The chief inspector of adult social care has blamed the 'broken system' for turning good people into bad carers.
Andrea Sutcliffe told The Observer huge funding cuts had left some carers feeling overworked, underpaid and demoralised.
Figures obtained by the paper show there were 30,000 allegations of abuse in the first six months of this year, ranging from sexual abuse to financial fraud.
And the paper states that since 2011, the rate at which allegations of abuse are made has doubled.
The Department of Health said that cases of abuse are completely unacceptable and they are working to "stamp them out".
Ms Sutcliffe said an aging population and people needing more complex care were two of the factors putting strain on the system and on carers themselves.
That potentially means that they may leave, and we do see turnover, but it also may mean that they end up being the sort of care worker that you wouldn't want them to be because the system around them isn't supportive. The social care sector is certainly under stress and strain. And that is a combination of all sorts of factors - the increased numbers of people who need care and support, the increased complexity of their needs.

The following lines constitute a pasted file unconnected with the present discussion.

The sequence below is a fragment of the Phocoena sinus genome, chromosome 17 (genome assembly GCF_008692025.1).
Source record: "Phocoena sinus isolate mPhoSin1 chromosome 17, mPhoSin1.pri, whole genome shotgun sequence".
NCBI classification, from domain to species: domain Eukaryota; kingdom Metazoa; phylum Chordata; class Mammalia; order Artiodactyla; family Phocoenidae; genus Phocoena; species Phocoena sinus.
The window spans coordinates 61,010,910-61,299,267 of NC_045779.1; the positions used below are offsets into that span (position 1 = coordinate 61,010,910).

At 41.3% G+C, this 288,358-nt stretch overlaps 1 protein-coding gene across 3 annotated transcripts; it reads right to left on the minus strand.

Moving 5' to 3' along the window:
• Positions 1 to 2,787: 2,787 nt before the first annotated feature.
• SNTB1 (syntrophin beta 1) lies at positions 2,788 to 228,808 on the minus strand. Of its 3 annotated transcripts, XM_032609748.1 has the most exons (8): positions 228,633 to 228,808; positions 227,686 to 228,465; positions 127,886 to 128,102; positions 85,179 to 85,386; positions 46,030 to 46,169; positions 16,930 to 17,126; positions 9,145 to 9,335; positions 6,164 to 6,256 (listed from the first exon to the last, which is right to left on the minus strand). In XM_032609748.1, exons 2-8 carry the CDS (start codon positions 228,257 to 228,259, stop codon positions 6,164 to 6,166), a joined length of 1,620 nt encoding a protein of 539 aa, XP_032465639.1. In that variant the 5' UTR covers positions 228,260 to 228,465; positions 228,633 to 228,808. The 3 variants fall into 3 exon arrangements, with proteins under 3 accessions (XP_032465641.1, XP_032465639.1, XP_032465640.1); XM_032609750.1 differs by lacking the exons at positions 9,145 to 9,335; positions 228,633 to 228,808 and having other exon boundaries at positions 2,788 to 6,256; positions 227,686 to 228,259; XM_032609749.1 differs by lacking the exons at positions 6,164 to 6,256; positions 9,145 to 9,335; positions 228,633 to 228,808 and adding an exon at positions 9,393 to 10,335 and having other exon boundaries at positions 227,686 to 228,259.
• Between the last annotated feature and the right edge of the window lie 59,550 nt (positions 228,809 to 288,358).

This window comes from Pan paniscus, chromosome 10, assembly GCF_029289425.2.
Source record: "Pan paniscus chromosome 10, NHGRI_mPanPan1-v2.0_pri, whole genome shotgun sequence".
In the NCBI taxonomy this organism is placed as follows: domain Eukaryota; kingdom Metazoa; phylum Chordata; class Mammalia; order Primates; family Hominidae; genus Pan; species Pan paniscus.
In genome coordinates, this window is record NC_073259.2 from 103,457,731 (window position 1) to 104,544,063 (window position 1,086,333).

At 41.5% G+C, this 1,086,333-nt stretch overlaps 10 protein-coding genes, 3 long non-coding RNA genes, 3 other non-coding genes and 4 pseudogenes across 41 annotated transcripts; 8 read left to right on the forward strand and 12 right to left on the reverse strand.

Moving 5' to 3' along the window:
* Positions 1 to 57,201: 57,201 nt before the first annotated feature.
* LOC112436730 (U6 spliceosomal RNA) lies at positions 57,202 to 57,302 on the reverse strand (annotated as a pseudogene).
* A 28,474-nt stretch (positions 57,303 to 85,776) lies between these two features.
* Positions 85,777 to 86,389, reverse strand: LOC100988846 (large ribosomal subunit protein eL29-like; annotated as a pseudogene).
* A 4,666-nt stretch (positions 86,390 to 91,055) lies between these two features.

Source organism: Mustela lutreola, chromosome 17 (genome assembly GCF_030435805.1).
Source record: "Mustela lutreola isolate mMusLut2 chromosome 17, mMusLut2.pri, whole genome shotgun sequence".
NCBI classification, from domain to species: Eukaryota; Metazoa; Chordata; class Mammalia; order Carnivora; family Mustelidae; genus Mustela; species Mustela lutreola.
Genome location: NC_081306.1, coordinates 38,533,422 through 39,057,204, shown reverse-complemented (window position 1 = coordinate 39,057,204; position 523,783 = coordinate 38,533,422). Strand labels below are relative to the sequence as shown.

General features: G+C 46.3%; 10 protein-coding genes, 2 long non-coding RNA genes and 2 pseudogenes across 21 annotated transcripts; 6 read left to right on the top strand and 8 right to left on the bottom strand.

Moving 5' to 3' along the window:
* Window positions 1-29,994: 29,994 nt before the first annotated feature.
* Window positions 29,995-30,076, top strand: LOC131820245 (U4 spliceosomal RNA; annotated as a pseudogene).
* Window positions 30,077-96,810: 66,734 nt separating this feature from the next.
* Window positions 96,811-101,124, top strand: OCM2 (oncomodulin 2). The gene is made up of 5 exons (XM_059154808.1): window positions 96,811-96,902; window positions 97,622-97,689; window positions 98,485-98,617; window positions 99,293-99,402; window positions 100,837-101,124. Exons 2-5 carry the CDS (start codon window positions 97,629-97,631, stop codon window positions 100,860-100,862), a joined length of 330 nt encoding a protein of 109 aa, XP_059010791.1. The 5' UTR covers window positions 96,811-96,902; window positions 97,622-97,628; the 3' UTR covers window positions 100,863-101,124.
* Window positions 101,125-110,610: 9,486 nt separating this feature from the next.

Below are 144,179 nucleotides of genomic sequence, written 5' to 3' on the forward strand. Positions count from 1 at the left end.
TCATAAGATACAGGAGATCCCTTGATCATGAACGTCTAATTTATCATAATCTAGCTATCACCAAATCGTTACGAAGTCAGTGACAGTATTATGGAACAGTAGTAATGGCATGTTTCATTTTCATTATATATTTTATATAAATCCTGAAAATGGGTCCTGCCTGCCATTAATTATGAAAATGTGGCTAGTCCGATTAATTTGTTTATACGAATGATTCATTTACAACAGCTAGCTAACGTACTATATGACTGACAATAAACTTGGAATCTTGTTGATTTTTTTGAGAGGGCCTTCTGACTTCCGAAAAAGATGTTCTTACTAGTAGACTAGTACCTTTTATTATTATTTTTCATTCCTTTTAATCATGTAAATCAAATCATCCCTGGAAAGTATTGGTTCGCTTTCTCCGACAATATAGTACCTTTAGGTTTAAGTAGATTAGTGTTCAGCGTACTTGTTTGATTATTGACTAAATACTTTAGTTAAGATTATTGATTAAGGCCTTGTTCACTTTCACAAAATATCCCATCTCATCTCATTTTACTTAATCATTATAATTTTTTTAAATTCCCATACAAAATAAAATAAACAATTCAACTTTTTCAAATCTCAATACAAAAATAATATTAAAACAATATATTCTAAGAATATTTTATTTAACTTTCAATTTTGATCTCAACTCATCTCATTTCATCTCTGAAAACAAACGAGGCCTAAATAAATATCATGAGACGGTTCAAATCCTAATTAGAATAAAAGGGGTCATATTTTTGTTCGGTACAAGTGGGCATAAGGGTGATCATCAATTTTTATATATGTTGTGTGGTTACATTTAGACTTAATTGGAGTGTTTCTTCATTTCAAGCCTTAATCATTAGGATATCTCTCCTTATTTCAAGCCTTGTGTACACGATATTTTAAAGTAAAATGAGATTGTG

Since 2010, adult social care budgets have been cut by £4.6 billion according to the Association of Directors of Adult Social Services.
A Department of Health spokesman said: "Abuse and neglect are completely unacceptable at all times, and whatever the cause, we are determined to stamp them out.
"The CQC's new tougher inspection regime will also help to make sure that if abuse does occur, it's caught quickly and dealt with."